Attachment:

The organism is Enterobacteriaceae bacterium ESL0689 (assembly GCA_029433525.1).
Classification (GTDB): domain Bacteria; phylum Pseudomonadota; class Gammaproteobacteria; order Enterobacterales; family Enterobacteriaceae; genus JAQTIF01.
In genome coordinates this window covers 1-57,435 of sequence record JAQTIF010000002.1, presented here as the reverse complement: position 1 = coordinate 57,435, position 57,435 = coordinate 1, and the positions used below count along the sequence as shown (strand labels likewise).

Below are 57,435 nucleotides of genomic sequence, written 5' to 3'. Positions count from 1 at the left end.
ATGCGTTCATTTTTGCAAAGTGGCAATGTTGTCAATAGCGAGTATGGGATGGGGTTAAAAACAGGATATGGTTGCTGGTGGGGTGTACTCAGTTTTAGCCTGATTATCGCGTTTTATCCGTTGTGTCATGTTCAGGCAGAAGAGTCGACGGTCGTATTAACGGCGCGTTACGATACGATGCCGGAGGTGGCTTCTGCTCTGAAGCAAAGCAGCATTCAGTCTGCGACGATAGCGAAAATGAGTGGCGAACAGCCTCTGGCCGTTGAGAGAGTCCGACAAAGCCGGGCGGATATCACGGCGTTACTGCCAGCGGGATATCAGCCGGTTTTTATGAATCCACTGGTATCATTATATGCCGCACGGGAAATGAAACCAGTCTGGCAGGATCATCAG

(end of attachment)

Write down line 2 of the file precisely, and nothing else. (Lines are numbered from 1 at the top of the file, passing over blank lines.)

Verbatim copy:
Classification (GTDB): domain Bacteria; phylum Pseudomonadota; class Gammaproteobacteria; order Enterobacterales; family Enterobacteriaceae; genus JAQTIF01.